Apr 3

World’s Largest Digital Camera for Astronomy is Complete and will travel to Rubin Observatory in Chile

Montage of Rubin Observatory and SLAC LSST Camera
Credit: SLAC National Accelerator Laboratory

This 3,200 megapixel instrument, built by the Department of Energy’s SLAC National Accelerator Laboratory in California, will be brought to Chile soon to begin field testing, and then begin telescope operations in 2025.

After two decades of work at the Department of Energy’s SLAC National Accelerator Laboratory in California, construction of the Legacy Survey of Space and Time (LSST) camera was completed: the largest ever built for astronomy, it will be moved this year to the Vera C. Rubin Observatory, in the Coquimbo Region in Chile.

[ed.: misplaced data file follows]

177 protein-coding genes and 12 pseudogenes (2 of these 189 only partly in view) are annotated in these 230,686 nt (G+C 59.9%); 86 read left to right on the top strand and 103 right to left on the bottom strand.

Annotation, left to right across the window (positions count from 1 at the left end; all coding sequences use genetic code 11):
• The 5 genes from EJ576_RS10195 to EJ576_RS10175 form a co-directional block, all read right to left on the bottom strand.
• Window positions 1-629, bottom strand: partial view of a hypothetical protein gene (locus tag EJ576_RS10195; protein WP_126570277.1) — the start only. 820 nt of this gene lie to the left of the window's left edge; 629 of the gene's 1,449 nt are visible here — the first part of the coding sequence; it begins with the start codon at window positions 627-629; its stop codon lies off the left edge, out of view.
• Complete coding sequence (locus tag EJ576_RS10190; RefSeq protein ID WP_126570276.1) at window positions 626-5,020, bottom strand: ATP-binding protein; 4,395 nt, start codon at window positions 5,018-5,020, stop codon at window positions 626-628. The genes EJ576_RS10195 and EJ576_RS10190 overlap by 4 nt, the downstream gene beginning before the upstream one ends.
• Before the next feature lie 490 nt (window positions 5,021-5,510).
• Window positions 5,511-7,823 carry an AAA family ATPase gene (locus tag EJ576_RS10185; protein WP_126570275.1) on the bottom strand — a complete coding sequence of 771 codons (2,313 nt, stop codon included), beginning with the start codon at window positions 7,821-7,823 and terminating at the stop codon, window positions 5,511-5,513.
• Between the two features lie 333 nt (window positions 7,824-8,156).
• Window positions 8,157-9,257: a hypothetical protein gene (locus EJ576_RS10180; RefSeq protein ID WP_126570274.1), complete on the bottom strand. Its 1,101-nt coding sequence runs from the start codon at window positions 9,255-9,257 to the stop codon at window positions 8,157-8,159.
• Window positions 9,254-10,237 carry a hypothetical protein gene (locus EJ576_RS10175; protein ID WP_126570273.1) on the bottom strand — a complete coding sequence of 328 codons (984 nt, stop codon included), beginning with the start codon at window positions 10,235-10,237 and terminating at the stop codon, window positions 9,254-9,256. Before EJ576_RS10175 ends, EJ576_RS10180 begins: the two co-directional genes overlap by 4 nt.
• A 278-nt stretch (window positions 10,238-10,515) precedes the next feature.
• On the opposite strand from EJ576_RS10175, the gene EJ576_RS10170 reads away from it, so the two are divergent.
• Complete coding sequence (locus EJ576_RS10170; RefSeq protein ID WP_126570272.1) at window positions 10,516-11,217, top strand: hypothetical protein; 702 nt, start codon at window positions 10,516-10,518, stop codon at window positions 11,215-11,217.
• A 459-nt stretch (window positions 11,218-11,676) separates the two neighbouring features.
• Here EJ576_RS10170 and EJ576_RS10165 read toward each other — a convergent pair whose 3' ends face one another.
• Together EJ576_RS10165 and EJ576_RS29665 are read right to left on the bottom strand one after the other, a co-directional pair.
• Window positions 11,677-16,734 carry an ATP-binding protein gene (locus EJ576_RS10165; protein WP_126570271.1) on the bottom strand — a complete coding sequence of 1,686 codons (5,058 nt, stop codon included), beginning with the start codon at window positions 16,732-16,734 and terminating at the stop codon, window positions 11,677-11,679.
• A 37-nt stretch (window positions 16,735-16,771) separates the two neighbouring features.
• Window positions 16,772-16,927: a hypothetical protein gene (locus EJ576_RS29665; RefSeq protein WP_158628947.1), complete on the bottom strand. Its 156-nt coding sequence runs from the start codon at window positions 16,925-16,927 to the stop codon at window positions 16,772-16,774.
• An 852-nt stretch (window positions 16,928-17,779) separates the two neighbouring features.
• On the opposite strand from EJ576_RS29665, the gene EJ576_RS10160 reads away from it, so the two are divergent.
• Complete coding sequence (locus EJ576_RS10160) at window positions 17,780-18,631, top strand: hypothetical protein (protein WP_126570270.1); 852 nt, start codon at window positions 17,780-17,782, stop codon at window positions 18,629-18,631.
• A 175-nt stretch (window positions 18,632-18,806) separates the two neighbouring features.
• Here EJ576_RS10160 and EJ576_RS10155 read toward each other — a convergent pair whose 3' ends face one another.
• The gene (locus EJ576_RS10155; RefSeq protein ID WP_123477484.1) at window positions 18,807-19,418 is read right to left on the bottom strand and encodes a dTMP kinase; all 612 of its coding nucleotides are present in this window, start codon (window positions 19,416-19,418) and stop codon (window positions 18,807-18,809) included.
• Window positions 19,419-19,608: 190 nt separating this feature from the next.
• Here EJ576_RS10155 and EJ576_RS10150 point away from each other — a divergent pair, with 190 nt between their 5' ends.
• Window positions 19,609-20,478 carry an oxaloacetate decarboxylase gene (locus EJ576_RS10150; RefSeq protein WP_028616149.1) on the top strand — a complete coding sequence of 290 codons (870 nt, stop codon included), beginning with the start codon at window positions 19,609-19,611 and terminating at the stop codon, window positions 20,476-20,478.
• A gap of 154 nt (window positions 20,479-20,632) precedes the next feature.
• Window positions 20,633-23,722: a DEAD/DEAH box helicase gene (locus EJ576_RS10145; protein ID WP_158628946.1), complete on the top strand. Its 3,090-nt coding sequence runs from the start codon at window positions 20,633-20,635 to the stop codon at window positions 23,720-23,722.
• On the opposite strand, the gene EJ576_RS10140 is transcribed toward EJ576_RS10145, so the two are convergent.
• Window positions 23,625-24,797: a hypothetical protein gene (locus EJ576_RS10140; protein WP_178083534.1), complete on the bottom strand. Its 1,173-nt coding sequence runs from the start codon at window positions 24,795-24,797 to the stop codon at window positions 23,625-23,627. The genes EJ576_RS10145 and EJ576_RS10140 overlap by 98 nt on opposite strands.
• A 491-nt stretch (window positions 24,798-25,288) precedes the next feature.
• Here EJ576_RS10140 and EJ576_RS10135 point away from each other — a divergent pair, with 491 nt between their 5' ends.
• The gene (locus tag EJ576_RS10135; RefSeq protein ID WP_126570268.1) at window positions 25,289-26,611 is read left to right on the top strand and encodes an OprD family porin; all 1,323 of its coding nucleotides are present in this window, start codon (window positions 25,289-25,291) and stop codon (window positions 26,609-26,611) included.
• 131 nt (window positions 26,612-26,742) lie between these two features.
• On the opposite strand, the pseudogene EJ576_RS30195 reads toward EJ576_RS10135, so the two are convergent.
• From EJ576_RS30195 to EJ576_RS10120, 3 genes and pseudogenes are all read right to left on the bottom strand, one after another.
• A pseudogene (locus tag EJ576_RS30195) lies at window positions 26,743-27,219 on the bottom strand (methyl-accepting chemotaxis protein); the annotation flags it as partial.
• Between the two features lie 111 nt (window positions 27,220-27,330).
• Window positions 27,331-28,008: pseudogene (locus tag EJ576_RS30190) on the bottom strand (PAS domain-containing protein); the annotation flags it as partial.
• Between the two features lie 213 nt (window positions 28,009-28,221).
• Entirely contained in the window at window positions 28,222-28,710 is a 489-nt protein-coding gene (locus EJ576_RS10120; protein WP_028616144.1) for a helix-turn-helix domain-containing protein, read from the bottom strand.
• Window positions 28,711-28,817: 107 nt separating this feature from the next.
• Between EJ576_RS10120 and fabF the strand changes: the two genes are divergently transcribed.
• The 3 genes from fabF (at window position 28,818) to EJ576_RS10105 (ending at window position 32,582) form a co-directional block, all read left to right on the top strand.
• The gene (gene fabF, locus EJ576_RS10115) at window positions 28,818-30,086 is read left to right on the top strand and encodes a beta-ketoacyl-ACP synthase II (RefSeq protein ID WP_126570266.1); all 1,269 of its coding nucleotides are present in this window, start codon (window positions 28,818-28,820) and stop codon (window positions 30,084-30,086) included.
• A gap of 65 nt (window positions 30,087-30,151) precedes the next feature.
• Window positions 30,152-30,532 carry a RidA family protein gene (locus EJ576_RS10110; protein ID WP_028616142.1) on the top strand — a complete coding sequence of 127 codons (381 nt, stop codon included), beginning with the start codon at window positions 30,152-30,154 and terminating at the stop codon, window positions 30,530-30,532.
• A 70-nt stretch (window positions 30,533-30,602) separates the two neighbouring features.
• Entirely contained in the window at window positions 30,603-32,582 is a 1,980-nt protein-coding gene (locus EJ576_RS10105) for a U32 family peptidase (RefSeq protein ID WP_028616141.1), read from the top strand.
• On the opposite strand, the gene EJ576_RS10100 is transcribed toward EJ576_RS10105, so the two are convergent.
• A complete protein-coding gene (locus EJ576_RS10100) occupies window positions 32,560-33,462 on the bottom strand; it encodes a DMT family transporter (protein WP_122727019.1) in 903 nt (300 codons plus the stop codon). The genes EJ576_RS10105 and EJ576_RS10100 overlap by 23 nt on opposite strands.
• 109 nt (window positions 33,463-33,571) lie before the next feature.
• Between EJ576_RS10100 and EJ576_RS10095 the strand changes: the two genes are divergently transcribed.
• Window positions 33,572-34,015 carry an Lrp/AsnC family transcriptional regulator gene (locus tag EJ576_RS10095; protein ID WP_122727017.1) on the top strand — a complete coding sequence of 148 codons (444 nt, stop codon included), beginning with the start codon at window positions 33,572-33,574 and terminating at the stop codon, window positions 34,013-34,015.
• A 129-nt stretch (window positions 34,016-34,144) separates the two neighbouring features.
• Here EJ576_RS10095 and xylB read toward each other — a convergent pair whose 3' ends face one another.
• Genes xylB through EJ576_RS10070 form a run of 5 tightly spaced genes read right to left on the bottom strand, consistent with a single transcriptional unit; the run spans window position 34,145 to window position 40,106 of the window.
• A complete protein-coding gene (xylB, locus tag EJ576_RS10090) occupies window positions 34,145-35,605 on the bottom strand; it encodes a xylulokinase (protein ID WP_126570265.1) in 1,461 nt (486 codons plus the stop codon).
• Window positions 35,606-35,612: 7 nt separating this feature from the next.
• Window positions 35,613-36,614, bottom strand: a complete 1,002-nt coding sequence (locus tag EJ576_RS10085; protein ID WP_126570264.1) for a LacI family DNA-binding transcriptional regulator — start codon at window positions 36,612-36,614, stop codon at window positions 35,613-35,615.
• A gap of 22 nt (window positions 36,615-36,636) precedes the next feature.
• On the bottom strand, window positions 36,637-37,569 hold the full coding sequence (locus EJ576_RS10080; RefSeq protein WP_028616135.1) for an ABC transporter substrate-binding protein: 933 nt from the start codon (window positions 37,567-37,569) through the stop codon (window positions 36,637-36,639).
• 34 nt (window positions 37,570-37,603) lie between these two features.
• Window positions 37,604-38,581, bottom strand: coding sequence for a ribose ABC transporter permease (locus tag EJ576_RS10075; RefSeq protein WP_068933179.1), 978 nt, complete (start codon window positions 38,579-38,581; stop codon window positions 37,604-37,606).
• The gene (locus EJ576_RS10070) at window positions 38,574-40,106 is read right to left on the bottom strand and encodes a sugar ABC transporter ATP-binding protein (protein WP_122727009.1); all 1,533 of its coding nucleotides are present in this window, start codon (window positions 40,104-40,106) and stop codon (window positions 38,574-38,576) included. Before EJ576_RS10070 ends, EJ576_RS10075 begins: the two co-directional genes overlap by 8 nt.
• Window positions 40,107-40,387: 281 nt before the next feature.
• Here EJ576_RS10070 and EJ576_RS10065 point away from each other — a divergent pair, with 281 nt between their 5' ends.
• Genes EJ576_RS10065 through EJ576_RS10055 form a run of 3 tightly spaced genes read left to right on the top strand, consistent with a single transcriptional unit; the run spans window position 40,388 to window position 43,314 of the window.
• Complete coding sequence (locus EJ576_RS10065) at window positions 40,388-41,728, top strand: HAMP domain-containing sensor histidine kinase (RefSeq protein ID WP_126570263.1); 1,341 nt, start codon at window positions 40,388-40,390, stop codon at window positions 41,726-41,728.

The Vera C. Rubin Observatory, managed by the Association of Universities for Research in Astronomy (AURA), is mainly funded by the U.S. National Science Foundation and the U.S. Department of Energy. At the heart of the observatory is the 3,200-megapixel camera that will help researchers observe our universe in unprecedented detail. Over ten years, it will generate an enormous trove of data on the southern night sky that researchers will mine for new insights into the universe. That data will aid in the quest to understand dark energy, which is driving the accelerating expansion of the universe, and the hunt for dark matter, the mysterious substance that makes up around 85% of the matter in the universe. Researchers also have plans to use Rubin data to better understand the changing night sky, the Milky Way galaxy, and our own solar system.

“With the completion of the unique LSST Camera at SLAC and its imminent integration with the rest of Rubin Observatory systems in Chile, we will soon start producing the greatest movie of all time and the most informative map of the night sky ever assembled,” said Director of Rubin Observatory Construction and University of Washington professor Željko Ivezić.